St Mary’s make some very good cabernet and shiraz, as is witnessed by my previous reviews. This wine’s a pinot noir from the same terroir. Now, you don’t see a lot of pinot noir in Coonawarra. That the two might go together is not as non-sequitur as it might seem looking at the statistics. For example, Coonawarra has a mean January temperature of 19.9, Gladstones E degree days of 1379 and sunshine hours per day of 7.5, which is thereabouts to the lower Yarra Valley, whose stats are MJT 19.4, Eo 1463 and SH 7.4, but with a bit more altitude and a lot more rain. In the glass though, this wine is pleasant, regional, but is not varietal. It has aromatics of eucalyptus, spearmint and cedar. The palate is similar, balanced but again not immediately pinot noir. What’s really interesting is just how much the substantial and unique Coonawarra terroir shines through, even through the lens of a different grape variety. The Burgundians, who in my experience repeated the phrase “it is not about the grapes, it is their ability to communicate this place, this terroir” every fourteen seconds or so, would be proud.
St Mary’s in Penola produce a pretty good shiraz too, in addition to their cabernet sauvignon. Their 2013 shiraz has a sinewy thoughtful character that appeals. Its aromatics remind of plums and dried scrub (apologies to my non-Australian readers). The palate is balanced, medium bodied, and has characters that remind of twigs, tea trees and plums. Earthy may be a more elegant summation. I rather starkly wrote “cellar for 8”, but re-reading this suggestion now, this comes across as rather too certain given the difficulty in predicting how wine might actually cellar. I think better advice would be to give it a few years in the cellar, and otherwise decant it prior to serving. Good
This is another good release cabernet sauvignon from St Mary’s winery in Penola, where a Coonawarra cabernet sauvignon is produced in all but name. The 2013 vintage has aromatics of eucalyptus, clove and a touch of cardamom. The palate builds substantially with air, developing between medium and long length and licorice and blackberry flavours. All parts of this wine are in balance, and I would suggest that this wine will cellar well for years. G-VG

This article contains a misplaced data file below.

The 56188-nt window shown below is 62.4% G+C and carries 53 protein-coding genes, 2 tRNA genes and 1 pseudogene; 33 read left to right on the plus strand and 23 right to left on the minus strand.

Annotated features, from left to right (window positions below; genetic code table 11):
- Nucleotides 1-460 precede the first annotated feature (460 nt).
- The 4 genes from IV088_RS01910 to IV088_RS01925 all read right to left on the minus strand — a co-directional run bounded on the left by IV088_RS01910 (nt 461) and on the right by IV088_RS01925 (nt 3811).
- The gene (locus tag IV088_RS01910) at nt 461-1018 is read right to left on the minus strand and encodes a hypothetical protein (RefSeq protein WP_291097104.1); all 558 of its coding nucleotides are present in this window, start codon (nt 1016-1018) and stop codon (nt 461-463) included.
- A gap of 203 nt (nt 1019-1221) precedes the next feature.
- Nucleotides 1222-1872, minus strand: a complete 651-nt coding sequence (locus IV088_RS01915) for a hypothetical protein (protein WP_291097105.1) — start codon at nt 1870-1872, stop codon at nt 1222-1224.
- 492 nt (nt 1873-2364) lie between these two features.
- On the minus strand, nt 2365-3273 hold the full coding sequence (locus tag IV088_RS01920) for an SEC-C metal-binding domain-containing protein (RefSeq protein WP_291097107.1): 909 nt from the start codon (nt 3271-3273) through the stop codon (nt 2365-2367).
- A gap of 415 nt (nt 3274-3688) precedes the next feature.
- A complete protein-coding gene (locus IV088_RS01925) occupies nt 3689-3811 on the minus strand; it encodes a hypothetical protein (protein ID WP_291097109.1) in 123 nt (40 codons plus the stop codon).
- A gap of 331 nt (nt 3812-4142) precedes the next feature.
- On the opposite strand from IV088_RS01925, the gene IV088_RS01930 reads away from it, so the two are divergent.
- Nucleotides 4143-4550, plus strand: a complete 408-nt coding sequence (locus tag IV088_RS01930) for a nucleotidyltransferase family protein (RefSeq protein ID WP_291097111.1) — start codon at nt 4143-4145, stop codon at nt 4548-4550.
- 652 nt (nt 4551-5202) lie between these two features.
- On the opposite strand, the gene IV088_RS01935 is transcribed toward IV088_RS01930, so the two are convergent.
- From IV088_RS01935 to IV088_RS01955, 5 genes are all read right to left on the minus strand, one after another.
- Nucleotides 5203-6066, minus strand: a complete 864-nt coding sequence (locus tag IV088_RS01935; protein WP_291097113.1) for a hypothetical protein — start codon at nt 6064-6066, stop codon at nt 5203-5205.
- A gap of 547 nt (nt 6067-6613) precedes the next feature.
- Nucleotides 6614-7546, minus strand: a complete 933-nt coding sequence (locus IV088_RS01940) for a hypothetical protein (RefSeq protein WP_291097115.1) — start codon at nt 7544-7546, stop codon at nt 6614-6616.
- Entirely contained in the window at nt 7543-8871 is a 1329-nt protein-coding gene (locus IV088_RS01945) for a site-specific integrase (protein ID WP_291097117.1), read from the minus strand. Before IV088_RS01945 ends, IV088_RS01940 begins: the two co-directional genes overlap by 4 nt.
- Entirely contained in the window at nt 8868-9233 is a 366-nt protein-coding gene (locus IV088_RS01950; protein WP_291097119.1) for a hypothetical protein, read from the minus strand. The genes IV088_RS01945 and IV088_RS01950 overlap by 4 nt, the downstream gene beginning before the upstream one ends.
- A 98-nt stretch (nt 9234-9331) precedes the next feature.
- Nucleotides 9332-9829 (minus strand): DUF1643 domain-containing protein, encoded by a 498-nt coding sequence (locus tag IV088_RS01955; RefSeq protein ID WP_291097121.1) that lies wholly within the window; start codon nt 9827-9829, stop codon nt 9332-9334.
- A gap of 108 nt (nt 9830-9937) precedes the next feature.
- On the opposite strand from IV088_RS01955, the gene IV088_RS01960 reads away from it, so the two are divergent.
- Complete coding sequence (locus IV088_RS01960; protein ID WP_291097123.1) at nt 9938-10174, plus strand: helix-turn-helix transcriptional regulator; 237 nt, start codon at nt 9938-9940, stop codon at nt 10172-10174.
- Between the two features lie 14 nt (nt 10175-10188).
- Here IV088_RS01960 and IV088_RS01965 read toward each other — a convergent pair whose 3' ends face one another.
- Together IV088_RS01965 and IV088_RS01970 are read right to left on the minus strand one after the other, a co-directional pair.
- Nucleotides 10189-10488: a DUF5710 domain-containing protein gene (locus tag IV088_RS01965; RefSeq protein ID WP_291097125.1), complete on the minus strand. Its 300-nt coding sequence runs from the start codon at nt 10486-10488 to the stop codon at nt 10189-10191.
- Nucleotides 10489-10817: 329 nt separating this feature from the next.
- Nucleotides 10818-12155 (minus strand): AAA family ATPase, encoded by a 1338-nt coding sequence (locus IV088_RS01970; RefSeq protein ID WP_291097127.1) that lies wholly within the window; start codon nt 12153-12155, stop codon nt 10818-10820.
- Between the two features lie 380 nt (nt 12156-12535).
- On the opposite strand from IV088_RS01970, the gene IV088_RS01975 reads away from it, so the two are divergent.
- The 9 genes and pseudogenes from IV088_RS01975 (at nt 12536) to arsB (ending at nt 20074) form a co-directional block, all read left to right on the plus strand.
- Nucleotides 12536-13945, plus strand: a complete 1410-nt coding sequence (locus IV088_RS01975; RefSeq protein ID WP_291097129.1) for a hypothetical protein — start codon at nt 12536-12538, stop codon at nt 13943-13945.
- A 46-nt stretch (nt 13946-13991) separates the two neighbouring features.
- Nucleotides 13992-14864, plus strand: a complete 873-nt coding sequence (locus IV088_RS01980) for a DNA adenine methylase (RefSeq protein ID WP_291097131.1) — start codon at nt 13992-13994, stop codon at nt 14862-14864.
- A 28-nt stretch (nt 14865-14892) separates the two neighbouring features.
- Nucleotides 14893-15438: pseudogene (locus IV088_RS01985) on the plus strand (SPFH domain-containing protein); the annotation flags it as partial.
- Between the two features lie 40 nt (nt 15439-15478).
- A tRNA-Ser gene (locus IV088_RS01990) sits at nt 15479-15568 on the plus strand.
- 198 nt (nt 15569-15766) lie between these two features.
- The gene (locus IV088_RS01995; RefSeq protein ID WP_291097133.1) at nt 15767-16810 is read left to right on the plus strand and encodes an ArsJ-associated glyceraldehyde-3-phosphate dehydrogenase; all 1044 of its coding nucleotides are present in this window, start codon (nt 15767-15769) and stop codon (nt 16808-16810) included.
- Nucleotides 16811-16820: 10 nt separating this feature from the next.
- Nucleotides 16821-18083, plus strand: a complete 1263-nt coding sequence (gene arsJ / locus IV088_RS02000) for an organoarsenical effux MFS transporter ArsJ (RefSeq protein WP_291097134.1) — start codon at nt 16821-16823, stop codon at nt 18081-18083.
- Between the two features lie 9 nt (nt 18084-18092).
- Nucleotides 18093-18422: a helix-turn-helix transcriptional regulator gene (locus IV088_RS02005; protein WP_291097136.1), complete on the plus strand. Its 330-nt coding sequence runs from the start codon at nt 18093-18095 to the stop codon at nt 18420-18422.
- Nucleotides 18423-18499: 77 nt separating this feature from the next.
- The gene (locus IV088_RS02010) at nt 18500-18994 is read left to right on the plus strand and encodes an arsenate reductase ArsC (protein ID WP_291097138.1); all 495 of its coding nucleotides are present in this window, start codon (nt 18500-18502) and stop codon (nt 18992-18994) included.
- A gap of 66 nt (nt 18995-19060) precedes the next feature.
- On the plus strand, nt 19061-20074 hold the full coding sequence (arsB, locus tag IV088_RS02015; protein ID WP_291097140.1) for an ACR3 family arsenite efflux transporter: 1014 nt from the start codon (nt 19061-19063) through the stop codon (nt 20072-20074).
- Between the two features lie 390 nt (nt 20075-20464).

St Mary’s is a winery that exhibits – to taste – all the hallmarks of Coonwarra’s classic terra rossa soils, yet for reasons which appear more overthought than sensible, it finds itself sitting in the lesser known Limestone Coast region. Upon learning of the Coonawarra boundary dispute – which St Mary’s fell on the other side of – my initial thought was how hard can it be to draw a geographical indication (GI) boundary? Quite hard it turns out! This well written article outlines in exquisite detail exactly why.
My thoughts? Coonawarra is a unique region in Australian wine, one of the few with a true goût de terroir. Adopting a purposive approach to wine region zoning, if it’s got the same type of terra rossa soil, the wines taste typical of Coonawarra and the vineyards are near Penola, then all things being equal, my view is that it probably should be included in the region. If the soils and wines typically are different, then all things being equal, including such wines in the region are probably in fairness not doing the region any favours. Too simple perhaps.
Anyway, what of the wine here? The 2013 vintage of the Carillon is a blend of cabernet sauvignon, shiraz, cabernet franc and malbec. It has aromatics that remind of tobacco, cedar, plum and raisin. The palate shows similar characters with medium length and balance. This is an enjoyable and balanced wine.
This wine rather tastes of a classic, tooth staining Coonawarra. Yet unexpectedly, Coonawarra does not in fact appear to appear on the label. Instead, only the substantially wider, and more humble, geographic indication of Limestone Coast is claimed. To add to the mystique, St Mary’s website refers to the vines as being grown on a terra rossa ridge running through the vineyard, situated 15 kilometres west of Penola. Thus, we would appear here to have the ingredients of Coonawarra, without the label. This is a much better state of affairs than the converse.
The wine in the glass has heady aromatics of menthol, vanilla, wood and blackcurrant. There’s long length on the palate, together with expressions of mint, menthol and resounding blackcurrant again. Rich and full bodied, this burly wine is matched in power only by its oak maturation, although ultimately the two reconcile. Overall, this is a structured, flavoursome and full wine that promises a long life ahead.
Glaetzer, like Teusner, largely don’t seem to produce a bad wine. The 2008 Directors’ Cut is another success: an aroma of pepper, plums and chocolate, with trademark intensity. The palate was very rich, powerful (I wrote “full on”) and curranty. 89 to 90 points.
This is a rather intense, full bodied wine guaranteed to please followers of that style of wine. An intense aroma of plums, spice, oak and vanilla. A rather plummy, rich and intense palate. Drink now or keep. 91 points.
An independent Australian and international wine review. Since 2009.